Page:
Revia (Naltrexone)Brand Names: Revia, Vivitrol
Related Medications: Bunavail, Campral, Probuphine, Vivitrol, Zubsolv, Naloxone, Morphine / Naltrexone (Embeda), Naloxone / Pentazocine, Buprenorphine / Naloxone (Suboxone)
Revia belongs to a group of drugs called pure opioid antagonists, and it’s prescribed by doctors to help patients who were dependent on any substance addiction to remain free from it. Basically, this medicine works by binding to special opiate receptors in the brain to block the unwanted effects of opiate drugs. Its use should be combined with other effective treatment forms, including social support and psychological counselling.
What forms does Revia come in? Nowadays, consumers can find this medication as standard film-coated, pale yellow and capsule-shaped pills that contain 50 mg of naltrexone in addition to other components.
The right dosage of all patients depends on their specific addiction and other factors, such as their individual response.
There are certain groups of patients who shouldn’t start this treatment, including people who:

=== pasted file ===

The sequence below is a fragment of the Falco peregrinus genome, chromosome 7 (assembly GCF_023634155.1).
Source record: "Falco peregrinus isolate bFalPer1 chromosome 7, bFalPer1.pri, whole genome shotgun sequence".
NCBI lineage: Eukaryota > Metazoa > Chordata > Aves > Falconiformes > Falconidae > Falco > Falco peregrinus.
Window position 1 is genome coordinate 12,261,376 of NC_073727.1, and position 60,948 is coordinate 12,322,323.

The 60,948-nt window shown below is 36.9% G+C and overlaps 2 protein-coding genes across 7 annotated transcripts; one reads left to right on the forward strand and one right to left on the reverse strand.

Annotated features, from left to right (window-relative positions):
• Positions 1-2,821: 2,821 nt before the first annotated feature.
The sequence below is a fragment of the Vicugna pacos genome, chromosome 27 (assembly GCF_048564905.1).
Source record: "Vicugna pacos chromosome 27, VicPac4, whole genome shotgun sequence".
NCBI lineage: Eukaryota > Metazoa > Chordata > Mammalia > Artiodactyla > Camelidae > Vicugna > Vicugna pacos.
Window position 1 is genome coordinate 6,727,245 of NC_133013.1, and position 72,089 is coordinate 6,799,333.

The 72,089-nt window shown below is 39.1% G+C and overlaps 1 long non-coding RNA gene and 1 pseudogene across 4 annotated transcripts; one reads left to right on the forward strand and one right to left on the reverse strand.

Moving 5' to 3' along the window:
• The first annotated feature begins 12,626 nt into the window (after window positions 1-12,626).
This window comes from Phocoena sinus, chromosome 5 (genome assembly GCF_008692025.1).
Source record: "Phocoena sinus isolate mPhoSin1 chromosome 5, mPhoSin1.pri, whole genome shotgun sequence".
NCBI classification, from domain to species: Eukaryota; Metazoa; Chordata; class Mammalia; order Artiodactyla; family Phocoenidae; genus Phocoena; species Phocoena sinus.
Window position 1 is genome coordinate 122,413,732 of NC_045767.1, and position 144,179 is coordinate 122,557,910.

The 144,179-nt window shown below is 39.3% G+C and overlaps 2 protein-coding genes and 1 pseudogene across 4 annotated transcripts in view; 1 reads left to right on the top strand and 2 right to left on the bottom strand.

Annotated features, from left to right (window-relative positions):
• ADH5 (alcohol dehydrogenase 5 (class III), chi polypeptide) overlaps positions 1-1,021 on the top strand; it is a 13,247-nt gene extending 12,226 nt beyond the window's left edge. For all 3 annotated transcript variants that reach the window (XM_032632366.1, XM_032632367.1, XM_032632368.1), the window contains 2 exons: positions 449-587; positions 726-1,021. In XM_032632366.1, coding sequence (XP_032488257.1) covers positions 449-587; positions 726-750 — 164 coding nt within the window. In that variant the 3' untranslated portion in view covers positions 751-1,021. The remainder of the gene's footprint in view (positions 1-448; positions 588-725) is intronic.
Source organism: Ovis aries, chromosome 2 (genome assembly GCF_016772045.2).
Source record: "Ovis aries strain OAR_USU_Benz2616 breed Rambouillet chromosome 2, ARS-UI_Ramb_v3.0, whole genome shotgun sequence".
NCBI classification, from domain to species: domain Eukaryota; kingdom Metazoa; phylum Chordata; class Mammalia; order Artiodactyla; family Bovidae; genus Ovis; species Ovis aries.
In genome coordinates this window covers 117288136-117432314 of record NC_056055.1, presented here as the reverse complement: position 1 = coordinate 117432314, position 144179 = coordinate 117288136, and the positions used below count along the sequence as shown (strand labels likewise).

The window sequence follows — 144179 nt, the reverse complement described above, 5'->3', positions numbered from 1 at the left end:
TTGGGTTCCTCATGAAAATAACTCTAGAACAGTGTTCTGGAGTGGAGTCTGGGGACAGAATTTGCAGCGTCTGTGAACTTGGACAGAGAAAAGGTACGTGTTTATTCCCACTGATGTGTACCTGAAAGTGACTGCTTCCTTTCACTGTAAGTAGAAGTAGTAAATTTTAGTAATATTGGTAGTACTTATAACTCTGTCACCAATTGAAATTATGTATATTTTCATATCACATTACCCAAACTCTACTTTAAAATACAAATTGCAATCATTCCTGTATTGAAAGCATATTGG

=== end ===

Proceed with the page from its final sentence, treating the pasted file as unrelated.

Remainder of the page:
Many meds cause certain adverse effects, and Revia is not an exception, so that its intake may result in such unwanted symptoms as:
However, these side effects happen only in rare cases, and they may include such serious symptoms as:
Before patients start taking Revia, they need to tell doctors about allergies or other medical conditions that they have because these health facts may affect their treatment. For example, physicians who prescribe this medicine need to know if their patients have liver or kidney problems, accidental ingestion, take opioid drugs, are nursing or pregnant.
When taking Revia, people shouldn’t drink any alcoholic beverages because of possible liver damage. This medicine also interferes with all opiate-containing meds, so that they shouldn’t be combined. In addition, other drugs that shouldn’t be taken together with Revia include Thioridazine, Disulfiram and a few others to avoid health risks.